What costs $3 billion a year and has no end it sight? The answer:
traffic congestion in Canada’s cities.
The nine largest cities in Canada are the subjects of the first study
of its kind by team of consultants hired by the government. The goal was to
find out how much traffic congestion costs in terms of time, fuel and the
environment, according to Transport Canada, which is the Canadian equivalent to
the U.S. Department of Transportation.
Lost time by drivers and passengers represented the largest cost,
accounting for 90 percent of the expense of congestion and traffic jams on a
daily basis. That cost corresponds to the times of day when the cause of
congestion is mainly the fact that motorists’ demands exceed the capacity of
The cost of weather, accidents and other occasional causes of congestion
were not directly studied in this particular effort.
The studying group consisted of three groups: Delcan, iTRANS and ADEC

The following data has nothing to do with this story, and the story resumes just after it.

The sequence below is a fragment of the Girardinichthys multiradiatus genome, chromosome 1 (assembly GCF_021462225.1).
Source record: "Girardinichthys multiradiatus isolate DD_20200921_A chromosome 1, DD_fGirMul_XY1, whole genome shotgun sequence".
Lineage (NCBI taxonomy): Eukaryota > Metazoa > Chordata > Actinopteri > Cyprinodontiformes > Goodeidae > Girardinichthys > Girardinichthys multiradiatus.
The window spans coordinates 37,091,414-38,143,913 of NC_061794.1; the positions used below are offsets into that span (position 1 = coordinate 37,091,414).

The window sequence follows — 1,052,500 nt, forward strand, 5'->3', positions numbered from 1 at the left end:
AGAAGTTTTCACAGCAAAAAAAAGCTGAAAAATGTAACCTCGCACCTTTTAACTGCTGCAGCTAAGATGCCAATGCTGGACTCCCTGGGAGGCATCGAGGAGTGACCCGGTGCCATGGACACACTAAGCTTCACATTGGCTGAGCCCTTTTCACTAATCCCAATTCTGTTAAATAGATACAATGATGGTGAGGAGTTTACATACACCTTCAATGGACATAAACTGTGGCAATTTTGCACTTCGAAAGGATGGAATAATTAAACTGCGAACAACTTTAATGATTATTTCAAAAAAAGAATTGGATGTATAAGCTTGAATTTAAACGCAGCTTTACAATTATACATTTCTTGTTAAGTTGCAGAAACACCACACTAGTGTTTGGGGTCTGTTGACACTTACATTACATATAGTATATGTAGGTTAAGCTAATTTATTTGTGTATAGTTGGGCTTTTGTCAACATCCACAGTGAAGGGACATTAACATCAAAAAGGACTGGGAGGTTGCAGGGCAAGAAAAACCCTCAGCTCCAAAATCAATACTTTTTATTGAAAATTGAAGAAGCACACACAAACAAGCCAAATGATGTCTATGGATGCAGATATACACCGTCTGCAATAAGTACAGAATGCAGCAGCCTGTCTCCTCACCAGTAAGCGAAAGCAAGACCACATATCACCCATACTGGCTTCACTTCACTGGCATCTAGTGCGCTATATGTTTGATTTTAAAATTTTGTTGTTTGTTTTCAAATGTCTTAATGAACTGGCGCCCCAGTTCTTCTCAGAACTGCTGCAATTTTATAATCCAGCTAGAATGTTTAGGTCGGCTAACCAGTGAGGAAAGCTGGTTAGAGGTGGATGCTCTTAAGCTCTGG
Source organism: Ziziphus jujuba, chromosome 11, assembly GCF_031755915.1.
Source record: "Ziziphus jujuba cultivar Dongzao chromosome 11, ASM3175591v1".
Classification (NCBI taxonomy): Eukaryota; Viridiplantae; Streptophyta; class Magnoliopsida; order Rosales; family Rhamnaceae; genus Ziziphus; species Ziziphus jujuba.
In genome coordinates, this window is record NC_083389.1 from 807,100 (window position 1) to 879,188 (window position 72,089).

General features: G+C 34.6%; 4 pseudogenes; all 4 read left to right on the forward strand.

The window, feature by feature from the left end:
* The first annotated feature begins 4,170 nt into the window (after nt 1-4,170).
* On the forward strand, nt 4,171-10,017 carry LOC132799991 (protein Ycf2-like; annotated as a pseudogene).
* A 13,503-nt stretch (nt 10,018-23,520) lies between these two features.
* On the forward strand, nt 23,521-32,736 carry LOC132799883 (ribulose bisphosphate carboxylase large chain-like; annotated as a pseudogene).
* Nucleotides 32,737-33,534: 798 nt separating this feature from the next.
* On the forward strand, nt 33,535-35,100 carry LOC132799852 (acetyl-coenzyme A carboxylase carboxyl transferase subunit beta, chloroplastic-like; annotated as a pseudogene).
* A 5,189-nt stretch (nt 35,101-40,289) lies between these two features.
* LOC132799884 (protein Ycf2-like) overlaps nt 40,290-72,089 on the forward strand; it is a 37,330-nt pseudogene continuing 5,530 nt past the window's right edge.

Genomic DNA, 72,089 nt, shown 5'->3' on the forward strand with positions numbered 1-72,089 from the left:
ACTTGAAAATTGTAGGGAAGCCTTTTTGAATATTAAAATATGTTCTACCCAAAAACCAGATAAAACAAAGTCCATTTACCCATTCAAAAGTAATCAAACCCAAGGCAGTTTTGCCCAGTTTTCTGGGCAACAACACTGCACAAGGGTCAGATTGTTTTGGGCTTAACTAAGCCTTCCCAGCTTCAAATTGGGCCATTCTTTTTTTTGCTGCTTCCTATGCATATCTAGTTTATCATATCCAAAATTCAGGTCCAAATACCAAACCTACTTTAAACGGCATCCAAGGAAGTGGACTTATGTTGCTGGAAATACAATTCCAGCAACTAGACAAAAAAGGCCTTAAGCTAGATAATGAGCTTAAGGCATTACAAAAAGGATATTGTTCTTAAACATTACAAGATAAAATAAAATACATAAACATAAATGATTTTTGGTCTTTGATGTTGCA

on behalf of Transport Canada. They studied traffic in Toronto, Montreal, Ottawa, Quebec City, Hamilton, Winnipeg, Calgary, Edmonton and Vancouver.
“It is especially difficult to draw accurate comparisons among the
cities studied,” according to a Transport Canada statement. “Understanding
congestion and how to measure it is an important area for future research and
collaboration among different levels of government.”
The study group said the solution to congestion does not simply mean
building more roads. Instead, cities’ long-term urban planning should include
mass transit and other alternatives to driving.
Once in a while, congestion causes governments to look at issues, like
the Toronto City Council did with a proposal to ban truck deliveries from the
downtown core during rush hour. That measure failed, but governments continue
to try to reduce congestion.